When we go around the wall instead of trying to walk through it, we can experience the transient nature of all things.
One day it happens. You decide to stop beating your head against the wall and instead go around the wall. When that prod occurs it’s a watershed moment. Your inner conversation tilts. The endless barrage of thoughts that swirl, absorb, analyze, judge, accept or reject, come to a stop. Your mind says, “Enough! There’s got to be a better way.” My watershed moment arrived on a summer day in June 2016.
I was in Ireland when the news of the Orlando Pulse nightclub shooting reached Dublin. Before Orlando happened I reacted to bombings and the news of horrors around the world much like everyone else. But Orlando changed everything. My feelings flowed like an out-of-control Ping-Pong match. Ping: There was the initial shock. At first I was numb. How could this be happening again? Why does it continue? Wasn’t Newtown supposed to change things? As those initial thoughts subsided a raging anger rose up. The outrage was so raw and palpable that retribution surfaced easily. I wanted somebody—anybody—to find and punish those who took innocent lives. I levied equal vengeance on government officials who couldn’t figure out a solution to gun violence in America—even after 20 first graders were gunned down in Newtown, CT.
Then the self-questioning began. Pong: These questions were softer and more subtle. They lurked silently behind the outrage and retribution. But, I knew them and recognized their origin. They began in an orderly flow. Where’s your compassion? Where’s your peace? Where’s your harmony? You know what to do when events like this happen, so why don’t you do it? I struggled with those questions even as the other harsher feelings tried to blot them out. I didn’t have any answers so I just sat.
The Irish people, no strangers to bombings, were sympathetic and saddened. They offered hugs and condolences. And quite often, a cup of tea or a beer. In their affection, and through their comments, I was embraced with empathy and kinship. I was no longer a stranger far from home. When I said, “They were just out for a night of dancing” the Pub goers said, “just like our children were simply walking to school.” For the remaining time in Ireland, those shared experiences were enough to get me through “Orlando” until I returned to the United States.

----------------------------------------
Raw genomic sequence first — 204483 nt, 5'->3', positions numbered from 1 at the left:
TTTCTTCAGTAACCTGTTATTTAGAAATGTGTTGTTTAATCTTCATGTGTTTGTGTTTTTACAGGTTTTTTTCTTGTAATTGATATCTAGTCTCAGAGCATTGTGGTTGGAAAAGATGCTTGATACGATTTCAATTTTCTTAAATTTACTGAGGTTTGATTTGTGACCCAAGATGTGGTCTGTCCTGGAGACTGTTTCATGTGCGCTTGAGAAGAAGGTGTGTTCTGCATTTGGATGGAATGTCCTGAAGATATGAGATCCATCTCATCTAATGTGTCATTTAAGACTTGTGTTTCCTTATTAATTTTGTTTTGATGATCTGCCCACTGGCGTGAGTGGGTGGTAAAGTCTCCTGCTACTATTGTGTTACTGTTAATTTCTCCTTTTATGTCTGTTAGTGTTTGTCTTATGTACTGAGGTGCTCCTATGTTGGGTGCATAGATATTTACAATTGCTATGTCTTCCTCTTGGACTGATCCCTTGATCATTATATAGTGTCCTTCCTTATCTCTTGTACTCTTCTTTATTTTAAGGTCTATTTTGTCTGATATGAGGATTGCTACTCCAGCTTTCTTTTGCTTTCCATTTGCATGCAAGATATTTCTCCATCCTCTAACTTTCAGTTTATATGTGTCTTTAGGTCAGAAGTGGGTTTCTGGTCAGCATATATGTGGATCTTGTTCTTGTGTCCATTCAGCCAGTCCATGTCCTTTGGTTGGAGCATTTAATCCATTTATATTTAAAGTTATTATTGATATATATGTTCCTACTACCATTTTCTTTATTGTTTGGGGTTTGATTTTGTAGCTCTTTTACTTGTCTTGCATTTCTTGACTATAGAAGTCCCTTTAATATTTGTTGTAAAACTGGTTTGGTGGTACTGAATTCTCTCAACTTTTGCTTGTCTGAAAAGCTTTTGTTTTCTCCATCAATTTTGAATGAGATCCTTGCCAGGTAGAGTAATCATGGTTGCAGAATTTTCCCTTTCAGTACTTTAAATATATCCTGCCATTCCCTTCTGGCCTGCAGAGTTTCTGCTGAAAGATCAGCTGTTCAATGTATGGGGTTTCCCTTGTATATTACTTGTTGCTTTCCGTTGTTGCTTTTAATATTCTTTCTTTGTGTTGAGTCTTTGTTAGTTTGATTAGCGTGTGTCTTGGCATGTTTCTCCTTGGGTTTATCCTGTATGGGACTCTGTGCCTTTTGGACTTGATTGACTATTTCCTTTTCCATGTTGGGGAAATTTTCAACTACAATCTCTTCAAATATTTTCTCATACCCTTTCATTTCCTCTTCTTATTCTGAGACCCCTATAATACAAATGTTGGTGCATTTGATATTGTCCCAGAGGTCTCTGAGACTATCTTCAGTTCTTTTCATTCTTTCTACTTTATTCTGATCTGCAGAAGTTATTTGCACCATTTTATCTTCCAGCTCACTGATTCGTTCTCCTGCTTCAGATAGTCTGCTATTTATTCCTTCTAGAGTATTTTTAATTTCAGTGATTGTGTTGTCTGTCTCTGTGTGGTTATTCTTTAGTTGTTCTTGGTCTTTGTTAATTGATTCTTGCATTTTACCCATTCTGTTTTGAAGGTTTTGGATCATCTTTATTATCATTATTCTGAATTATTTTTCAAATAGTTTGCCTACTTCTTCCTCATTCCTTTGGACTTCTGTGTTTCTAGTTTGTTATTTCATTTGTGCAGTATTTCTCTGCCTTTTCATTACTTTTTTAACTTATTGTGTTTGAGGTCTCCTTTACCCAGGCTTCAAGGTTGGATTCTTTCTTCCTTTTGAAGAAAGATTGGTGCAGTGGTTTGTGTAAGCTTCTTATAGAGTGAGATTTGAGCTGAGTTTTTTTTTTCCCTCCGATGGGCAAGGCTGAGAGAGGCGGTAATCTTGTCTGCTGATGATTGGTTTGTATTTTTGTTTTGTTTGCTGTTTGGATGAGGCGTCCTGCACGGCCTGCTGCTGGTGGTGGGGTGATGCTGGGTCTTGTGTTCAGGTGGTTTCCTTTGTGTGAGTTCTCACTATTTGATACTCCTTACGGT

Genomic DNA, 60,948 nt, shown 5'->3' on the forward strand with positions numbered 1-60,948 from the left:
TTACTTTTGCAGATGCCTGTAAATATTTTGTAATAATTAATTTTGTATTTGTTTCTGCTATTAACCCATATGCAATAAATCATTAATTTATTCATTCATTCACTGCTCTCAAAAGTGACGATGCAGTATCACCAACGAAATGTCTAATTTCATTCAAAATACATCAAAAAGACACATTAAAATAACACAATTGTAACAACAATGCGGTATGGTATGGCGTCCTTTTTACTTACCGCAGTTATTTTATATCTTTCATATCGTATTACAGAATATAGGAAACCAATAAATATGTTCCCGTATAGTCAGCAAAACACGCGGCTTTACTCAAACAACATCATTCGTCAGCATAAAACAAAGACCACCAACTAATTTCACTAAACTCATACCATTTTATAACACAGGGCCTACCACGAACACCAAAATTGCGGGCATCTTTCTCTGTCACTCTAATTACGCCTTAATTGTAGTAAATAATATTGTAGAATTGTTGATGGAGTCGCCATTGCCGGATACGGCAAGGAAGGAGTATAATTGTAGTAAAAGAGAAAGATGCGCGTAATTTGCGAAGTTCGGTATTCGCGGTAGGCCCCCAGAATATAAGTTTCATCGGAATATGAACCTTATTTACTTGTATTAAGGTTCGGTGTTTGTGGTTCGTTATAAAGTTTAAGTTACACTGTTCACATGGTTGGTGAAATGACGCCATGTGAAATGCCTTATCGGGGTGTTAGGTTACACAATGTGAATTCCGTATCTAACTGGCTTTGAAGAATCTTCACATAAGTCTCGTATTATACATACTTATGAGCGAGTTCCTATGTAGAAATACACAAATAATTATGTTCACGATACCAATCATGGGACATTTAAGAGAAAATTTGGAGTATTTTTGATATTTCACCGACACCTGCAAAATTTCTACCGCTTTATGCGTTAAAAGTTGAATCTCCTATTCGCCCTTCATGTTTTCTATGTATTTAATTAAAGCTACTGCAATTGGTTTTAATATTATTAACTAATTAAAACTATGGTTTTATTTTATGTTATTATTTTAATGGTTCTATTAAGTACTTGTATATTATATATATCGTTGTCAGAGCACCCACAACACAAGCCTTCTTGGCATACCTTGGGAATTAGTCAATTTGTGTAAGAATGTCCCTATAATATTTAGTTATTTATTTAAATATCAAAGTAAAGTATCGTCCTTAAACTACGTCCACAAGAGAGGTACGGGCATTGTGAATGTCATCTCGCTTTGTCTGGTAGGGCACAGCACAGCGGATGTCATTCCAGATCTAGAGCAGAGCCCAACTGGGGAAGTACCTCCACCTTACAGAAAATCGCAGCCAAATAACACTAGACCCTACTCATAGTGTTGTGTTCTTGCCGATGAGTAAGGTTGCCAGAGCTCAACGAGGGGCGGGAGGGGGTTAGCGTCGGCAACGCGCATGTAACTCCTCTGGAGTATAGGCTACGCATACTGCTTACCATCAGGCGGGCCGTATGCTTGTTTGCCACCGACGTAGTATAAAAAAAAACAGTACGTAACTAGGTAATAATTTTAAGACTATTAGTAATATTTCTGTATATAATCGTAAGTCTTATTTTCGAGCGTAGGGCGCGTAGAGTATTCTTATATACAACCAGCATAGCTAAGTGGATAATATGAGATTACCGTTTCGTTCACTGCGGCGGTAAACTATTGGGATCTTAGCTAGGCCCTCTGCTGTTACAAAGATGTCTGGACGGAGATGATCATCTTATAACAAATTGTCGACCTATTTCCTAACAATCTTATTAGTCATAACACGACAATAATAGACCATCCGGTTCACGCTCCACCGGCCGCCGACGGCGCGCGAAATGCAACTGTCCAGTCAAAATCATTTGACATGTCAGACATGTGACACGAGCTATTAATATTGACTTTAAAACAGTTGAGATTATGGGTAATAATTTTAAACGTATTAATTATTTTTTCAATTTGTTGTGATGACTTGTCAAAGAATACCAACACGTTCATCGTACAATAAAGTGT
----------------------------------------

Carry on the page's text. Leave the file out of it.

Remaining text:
I came home. Shootings and bombings continued with a startling normalcy over the next three months: Burlington, Nice, Dallas, Bangladesh and Baton Rouge. I wondered if the world was losing its “human-ness.” Nothing changed outwardly when I got home, but something much deeper was happening inside. I continued to feel numb and saddened. But something else was stirring.
One night in a dream I saw myself floating inside a large bowl of soup. It contained all the emotions and feelings one could ever experience in a lifetime. A voice said, “Just be!” It continued, “Whatever is simmering below the surface, let it be and let it become whatever it is.” The experience of floating in all those emotions was profound, but I couldn’t put any words around it other than to realize the words imparted a great sense of relief.
Then the voice told me to recite the 23rd Psalm. In the dream I knew it by heart, though in waking life, I only know the first line. I asked the voice why I should say the Psalm. It replied, “The Psalm will restore your peacefulness.” The voice then explained, “Feelings are born in the heart but they also come from the head. The ones from the heart have no words and no names. This Psalm is like that.”
With the world spiraling out of control I had become a simple cook, watching the soup, without having any thoughts or feelings. The voice in the dream had restored peacefulness through the first two lines of a well-known psalm. Instead of batting my head against the wall of horror in the world, and raging at the feelings in my head, I entered the most serene feelings in the heart as I recited it. I was no longer alone.
When I did that, I was able to go around the wall instead of trying to walk through it. There, I experienced the transient nature of all things. Behind the wall, the things that appeared to knock us about didn’t exist any more. Instead, I saw events where there was no judgment, no chaos and in time, they dissolved. Behind the wall was an easy balance of the world that will emerge one day. Let 2020 be the first year of its coming.
Jo Mooy has studied with many spiritual traditions over the past 40 years. The wide diversity of this training allows her to develop spiritual seminars and retreats that explore inspirational concepts, give purpose and guidance to students, and present esoteric teachings in an understandable manner. Along with Patricia Cockerill, she has guided the Women’s Meditation Circle since January 2006 where it has been honored for five years in a row as the “Favorite Meditation” group in Sarasota, FL, by Natural Awakenings Magazine. Teaching and using Sound as a retreat healing practice, Jo was certified as a Sound Healer through Jonathan Goldman’s Sound Healing Association. She writes and publishes a monthly internationally distributed e-newsletter called Spiritual Connections and is a staff writer for Spirit of Maat magazine in Sedona. For more information go to http://www.starsoundings.com or email email@example.com.